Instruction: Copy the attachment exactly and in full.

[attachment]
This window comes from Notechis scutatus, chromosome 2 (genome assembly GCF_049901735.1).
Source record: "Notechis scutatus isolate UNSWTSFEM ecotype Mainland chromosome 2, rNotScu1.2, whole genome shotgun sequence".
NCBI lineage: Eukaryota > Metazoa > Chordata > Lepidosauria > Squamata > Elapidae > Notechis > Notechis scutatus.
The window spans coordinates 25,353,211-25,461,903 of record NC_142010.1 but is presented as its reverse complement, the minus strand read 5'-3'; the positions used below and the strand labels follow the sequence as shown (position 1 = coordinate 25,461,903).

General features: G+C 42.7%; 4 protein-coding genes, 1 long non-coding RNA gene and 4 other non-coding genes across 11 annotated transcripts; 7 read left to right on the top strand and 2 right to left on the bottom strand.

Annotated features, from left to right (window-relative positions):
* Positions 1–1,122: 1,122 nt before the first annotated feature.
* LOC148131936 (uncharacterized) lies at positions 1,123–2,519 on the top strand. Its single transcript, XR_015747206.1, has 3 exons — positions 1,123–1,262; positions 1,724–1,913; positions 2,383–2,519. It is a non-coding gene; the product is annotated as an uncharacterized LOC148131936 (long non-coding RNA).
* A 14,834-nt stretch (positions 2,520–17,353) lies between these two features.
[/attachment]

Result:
This window comes from Notechis scutatus, chromosome 2 (genome assembly GCF_049901735.1).
Source record: "Notechis scutatus isolate UNSWTSFEM ecotype Mainland chromosome 2, rNotScu1.2, whole genome shotgun sequence".
NCBI lineage: Eukaryota > Metazoa > Chordata > Lepidosauria > Squamata > Elapidae > Notechis > Notechis scutatus.
The window spans coordinates 25,353,211-25,461,903 of record NC_142010.1 but is presented as its reverse complement, the minus strand read 5'-3'; the positions used below and the strand labels follow the sequence as shown (position 1 = coordinate 25,461,903).

General features: G+C 42.7%; 4 protein-coding genes, 1 long non-coding RNA gene and 4 other non-coding genes across 11 annotated transcripts; 7 read left to right on the top strand and 2 right to left on the bottom strand.

Annotated features, from left to right (window-relative positions):
* Positions 1–1,122: 1,122 nt before the first annotated feature.
* LOC148131936 (uncharacterized) lies at positions 1,123–2,519 on the top strand. Its single transcript, XR_015747206.1, has 3 exons — positions 1,123–1,262; positions 1,724–1,913; positions 2,383–2,519. It is a non-coding gene; the product is annotated as an uncharacterized LOC148131936 (long non-coding RNA).
* A 14,834-nt stretch (positions 2,520–17,353) lies between these two features.